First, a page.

http://faculty.maxwell.syr.edu/hpschmitz/papers/researchingingos_february6.pdf

Boli, J. (2006). International Nongovernmental Organizations. In W. W. Powell & R. Steinberg (Eds.), The Nonprofit Sector (pp. 333–351). New Haven, CT: Yale University Press.

Campbell, H. C. (2014/5/2). Understanding the US Policy of Diplomacy, Development, and Defense: The Office of Transition Initiatives and the Subversion of Societies. CounterPunch.
http://www.counterpunch.org/2014/05/02/the-office-of-transition-initiatives-and-the-subversion-of-societies/

Chandler, D. (2002). From Kosovo to Kabul: Human Rights and International Intervention. London, UK: Pluto Press.

Ferguson, J. (2007). Power Topographies. In D. Nugent & J. Vincent (Eds.), A Companion to the Anthropology of Politics (pp. 383–399). Malden, MA: Blackwell.

Hanieh, A. (2006). Praising Empire: Neoliberalism under Pax Americana. In C. Mooers (Ed.), The New Imperialists: Ideologies of Empire (pp. 167–198). Oxford, UK: Oneworld Publications.

Harvey, D. (2005). A Brief History of Neoliberalism. Oxford, UK: Oxford University Press.

International Development Association (IDA). (2007). Aid Architecture: An Overview of the Main Trends in Official Development Assistance Flows. Washington, DC: The World Bank.
http://www.worldbank.org/ida/papers/IDA15_Replenishment/Aidarchitecture.pdf

Kinney, N. T. (2006). The Political Dimensions of Donor Nation Support for Humanitarian INGOs. Paper presented at the International Society for Third Sector Research (ISTR) Conference, July 11, Bangkok, Thailand.
http://c.ymcdn.com/sites/www.istr.org/resource/resmgr/working_papers_bangkok/kinney.nancy.pdf

Makoba, J. W. (2002). Nongovernmental Organizations (NGOs) and Third World Development: An Alternative Approach to Development. Journal of Third World Studies, 19(1), 53–63.

Morton, B. (n.d.). An Overview of International NGOs in Development Cooperation. United Nations Development Program.
http://www.undp.org/content/dam/china/docs/Publications/UNDP-CH11%20An%20Overview%20of%20International%20NGOs%20in%20Development%20Cooperation.pdf

Obama, B. (2013/7/1). Remarks by President Obama at Business Leaders Forum. Washington, DC: The White House, Office of the Press Secretary.
http://www.whitehouse.gov/the-press-office/2013/07/01/remarks-president-obama-business-leaders-forum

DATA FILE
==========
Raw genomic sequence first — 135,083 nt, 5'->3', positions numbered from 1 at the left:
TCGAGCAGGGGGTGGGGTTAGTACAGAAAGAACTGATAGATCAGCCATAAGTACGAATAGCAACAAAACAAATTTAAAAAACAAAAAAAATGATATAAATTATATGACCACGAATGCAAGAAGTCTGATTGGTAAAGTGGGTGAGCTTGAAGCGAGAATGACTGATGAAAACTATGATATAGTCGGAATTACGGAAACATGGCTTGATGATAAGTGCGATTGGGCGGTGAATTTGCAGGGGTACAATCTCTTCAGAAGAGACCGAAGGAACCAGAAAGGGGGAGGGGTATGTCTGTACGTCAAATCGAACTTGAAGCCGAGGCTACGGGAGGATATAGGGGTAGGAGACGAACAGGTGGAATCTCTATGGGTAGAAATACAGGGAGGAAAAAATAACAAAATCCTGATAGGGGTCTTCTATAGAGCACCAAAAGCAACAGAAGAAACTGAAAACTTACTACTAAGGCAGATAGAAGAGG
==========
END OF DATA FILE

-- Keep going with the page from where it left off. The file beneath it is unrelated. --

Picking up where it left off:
Salamon, L. M. (1994). The Rise of the Nonprofit Sector. Foreign Affairs, July-August.
http://www.foreignaffairs.com/articles/50105/lester-m-salamon/the-rise-of-the-nonprofit-sector

Schuller, M. (2009). Gluing Globalization: NGOs as Intermediaries in Haiti. PoLAR: Political and Legal Anthropology Review, 32(1), 84–104.

Timmer, A. D. (2010). Constructing the “Needy Subject”: NGO Discourses of Roma Need. PoLAR: Political and Legal Anthropology Review, 33(2), 264–281.

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GOOD INTENTIONSGOOD INTENTIONS

Norms and Practices of Imperial Humanitarianism

Edited by Maximilian C. Forte

Montreal, QC: Alert Press, 2014

Hard Cover ISBN 978-0-9868021-5-7
Paperback ISBN 978-0-9868021-4-0


Unmasking the “Good Intentions” of Canadian NGOs

Tlaxcala

May 30, 2014

by Fernanda Sánchez Jaramillo

Interview with Nik Barry-Shaw, coauthor, with Dru Oja Jay, of Paved with Good Intentions, Canada´s Development NGOs from Idealism to Imperialism

Fernanda Sánchez Jaramillo: What is the contribution of your book to the understanding of Canadian Foreign Policy?

Nik Barry-Shaw: Canada’s participation in the 29 February 2004 coup d’état against Haiti’s democratically-elected government was what really woke up many people on the left (including Dru and I) to the reality of Canadian imperialism. Several of us involved in Haiti solidarity work began studying the history of Canadian foreign policy, and concluded that Canada was not simply being pushed around by the U.S.; it was an advanced capitalist power that had its own economic interests in the Global South that it sought to advance, through violence if necessary. Left nationalist analyses of Canada as a “rich dependency” under the thumb of the U.S. simply did not do justice to the high levels of initiative and involvement demonstrated by the Canadian state in orchestrating the Haitian coup, and many other instances. So one thing our book is trying to do is to debunk widely-held perceptions of Canada’s foreign policy as that of a uniquely benevolent “peacekeeper” nation.
The principle aim of our book is to dispel the notion that development non-governmental organizations (NGOs) are independent organizations driven solely by altruism. Instead, we demonstrate the heavy (and increasing) financial dependence of these organizations on funding from the Canadian government and the political effects this relationship has on NGOs. We then trace out historically how development NGOs, these nominally independent and nominally non-governmental agencies, have become ever more closely intertwined with the Canadian government’s foreign policy, and thus adjuncts to a policy that has nothing to do with fighting poverty or promoting social justice and everything to do with advancing corporate interests.